Alfisols are similar to Ultisols but are less intensively weathered and less acidic. They tend to be more inherently fertile than Ultisols and are located in similar climatic regions, typically under forest vegetation. They are also more common than Ultisols, occupying about 10% of the glacier-free land surface.

Inceptisols exhibit a moderate degree of soil development and lack significant clay accumulation in the subsoil. They occur over a wide range of parent materials and climatic conditions, and thus have a wide range of characteristics. They are extensive, occupying approximately 17% of the earth’s glacier-free surface.

Entisols are the last order in soil taxonomy and exhibit little to no soil development other than the presence of an identifiable topsoil horizon. These soils occur in areas of recently deposited sediments, often in places where deposition is faster than the rate of soil development. Some typical landforms where Entisols are located include: active flood plains, dunes, landslide areas, and behind retreating glaciers. They are common in all environments. Entisols make up the second largest group of soils after Inceptisols, occupying about 16% of the Earth’s surface.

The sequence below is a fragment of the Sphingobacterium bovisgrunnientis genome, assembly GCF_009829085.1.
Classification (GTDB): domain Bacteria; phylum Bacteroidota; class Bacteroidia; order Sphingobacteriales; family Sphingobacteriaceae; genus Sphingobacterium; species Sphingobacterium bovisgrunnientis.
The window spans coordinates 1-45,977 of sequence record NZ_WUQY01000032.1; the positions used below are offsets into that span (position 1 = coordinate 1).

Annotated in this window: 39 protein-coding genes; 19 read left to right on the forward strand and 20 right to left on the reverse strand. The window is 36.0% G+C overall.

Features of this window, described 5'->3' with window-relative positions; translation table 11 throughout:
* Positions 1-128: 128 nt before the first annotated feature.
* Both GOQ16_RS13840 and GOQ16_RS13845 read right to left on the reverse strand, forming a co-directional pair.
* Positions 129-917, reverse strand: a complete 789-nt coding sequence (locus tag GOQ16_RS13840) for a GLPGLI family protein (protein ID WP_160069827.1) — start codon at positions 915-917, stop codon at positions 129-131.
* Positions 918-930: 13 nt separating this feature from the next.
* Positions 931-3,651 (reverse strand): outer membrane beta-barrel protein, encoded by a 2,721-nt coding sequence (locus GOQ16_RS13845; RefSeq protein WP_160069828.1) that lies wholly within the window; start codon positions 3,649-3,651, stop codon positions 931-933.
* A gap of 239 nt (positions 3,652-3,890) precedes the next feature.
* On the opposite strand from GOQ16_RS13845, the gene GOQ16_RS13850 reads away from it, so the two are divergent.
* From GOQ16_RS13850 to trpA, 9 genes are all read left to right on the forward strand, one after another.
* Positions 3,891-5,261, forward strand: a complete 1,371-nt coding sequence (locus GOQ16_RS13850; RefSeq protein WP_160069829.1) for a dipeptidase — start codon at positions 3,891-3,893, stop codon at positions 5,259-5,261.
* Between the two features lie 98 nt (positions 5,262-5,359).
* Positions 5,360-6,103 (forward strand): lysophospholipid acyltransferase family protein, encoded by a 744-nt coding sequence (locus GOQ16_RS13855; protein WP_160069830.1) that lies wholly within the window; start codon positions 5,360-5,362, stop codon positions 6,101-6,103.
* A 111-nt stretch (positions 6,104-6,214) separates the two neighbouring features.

The Soil Science Society of America website also has a handy interactive map which provides details about the soil of each state, including its history, where the soil is located and its importance and uses. NRCS provides information about each state’s soil on its website. In addition, local, state, and national professional soil science societies also offer state soil booklets for download.